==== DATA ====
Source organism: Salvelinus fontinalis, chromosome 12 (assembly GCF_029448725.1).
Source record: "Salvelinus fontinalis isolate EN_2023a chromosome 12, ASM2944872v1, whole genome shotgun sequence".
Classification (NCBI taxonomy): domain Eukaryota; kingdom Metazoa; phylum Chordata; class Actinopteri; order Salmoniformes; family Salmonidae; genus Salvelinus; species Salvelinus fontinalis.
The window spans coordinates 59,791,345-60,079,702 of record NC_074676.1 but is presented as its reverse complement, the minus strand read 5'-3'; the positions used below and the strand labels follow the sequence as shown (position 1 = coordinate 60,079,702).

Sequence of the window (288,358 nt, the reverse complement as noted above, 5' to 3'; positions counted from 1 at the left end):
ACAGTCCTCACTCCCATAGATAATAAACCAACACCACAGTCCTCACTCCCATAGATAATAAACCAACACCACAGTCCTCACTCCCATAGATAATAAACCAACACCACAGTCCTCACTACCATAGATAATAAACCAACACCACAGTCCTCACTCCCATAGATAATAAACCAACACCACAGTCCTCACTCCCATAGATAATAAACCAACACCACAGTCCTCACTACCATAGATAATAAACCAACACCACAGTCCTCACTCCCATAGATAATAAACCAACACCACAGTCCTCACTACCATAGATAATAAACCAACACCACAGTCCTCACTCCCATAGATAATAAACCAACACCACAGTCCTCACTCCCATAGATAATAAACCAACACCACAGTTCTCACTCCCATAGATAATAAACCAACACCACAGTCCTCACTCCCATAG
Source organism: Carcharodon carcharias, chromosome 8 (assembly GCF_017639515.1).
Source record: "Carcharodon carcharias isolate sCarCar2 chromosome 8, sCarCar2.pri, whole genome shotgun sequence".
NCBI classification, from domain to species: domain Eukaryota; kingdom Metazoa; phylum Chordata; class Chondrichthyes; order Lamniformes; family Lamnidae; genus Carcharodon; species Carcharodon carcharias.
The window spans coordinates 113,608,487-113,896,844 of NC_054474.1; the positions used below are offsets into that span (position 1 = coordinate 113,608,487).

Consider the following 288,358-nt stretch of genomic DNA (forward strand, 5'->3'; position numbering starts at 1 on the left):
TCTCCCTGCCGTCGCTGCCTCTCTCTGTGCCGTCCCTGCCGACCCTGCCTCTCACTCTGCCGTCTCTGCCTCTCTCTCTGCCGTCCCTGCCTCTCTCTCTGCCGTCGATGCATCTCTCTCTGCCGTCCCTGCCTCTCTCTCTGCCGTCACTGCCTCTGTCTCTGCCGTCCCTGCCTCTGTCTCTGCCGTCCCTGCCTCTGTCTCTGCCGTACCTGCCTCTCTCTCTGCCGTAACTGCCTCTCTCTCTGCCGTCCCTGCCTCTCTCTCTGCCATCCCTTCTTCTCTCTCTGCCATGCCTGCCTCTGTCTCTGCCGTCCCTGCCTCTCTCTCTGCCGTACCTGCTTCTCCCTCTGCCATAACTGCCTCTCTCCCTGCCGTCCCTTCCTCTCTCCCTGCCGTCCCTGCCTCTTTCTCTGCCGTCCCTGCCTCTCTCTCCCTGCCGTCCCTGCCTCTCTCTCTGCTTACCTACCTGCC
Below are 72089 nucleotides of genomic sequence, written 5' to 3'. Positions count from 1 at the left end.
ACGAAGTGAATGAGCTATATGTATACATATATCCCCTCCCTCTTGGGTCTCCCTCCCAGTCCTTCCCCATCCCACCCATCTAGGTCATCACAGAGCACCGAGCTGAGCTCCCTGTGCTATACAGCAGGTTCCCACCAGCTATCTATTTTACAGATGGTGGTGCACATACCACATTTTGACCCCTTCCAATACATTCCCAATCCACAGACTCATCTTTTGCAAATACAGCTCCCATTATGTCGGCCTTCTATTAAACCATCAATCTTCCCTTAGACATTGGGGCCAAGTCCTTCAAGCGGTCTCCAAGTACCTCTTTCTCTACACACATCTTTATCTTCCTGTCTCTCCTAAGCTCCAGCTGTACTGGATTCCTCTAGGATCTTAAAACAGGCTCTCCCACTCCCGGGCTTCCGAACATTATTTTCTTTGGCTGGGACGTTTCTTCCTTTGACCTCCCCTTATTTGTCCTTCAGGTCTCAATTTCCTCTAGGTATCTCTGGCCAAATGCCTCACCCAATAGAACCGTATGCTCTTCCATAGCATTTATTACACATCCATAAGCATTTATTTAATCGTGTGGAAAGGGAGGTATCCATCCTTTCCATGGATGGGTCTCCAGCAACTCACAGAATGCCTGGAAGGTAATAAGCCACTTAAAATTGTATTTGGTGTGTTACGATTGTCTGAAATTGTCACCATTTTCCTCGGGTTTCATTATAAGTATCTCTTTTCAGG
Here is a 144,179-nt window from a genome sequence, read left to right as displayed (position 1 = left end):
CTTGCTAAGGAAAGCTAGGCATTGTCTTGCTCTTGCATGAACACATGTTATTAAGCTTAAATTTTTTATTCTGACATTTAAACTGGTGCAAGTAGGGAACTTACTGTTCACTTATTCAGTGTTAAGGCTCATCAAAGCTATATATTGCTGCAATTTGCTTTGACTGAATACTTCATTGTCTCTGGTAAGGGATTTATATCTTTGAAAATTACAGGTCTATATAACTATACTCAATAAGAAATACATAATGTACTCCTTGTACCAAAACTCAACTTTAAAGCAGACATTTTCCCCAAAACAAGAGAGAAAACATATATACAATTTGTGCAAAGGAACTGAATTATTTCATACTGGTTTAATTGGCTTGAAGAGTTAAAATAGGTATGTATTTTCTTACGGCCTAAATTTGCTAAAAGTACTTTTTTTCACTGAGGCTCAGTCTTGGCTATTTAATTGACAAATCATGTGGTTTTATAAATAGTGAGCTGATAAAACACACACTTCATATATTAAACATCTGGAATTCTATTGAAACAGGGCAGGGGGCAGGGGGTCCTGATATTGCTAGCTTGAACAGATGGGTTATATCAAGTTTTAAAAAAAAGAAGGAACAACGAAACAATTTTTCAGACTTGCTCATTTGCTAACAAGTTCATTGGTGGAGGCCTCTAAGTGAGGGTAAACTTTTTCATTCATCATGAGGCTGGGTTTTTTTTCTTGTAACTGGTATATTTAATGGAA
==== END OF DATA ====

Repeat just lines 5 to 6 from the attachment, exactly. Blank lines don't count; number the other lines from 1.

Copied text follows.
Sequence of the window (288,358 nt, the reverse complement as noted above, 5' to 3'; positions counted from 1 at the left end):
ACAGTCCTCACTCCCATAGATAATAAACCAACACCACAGTCCTCACTCCCATAGATAATAAACCAACACCACAGTCCTCACTCCCATAGATAATAAACCAACACCACAGTCCTCACTACCATAGATAATAAACCAACACCACAGTCCTCACTCCCATAGATAATAAACCAACACCACAGTCCTCACTCCCATAGATAATAAACCAACACCACAGTCCTCACTACCATAGATAATAAACCAACACCACAGTCCTCACTCCCATAGATAATAAACCAACACCACAGTCCTCACTACCATAGATAATAAACCAACACCACAGTCCTCACTCCCATAGATAATAAACCAACACCACAGTCCTCACTCCCATAGATAATAAACCAACACCACAGTTCTCACTCCCATAGATAATAAACCAACACCACAGTCCTCACTCCCATAG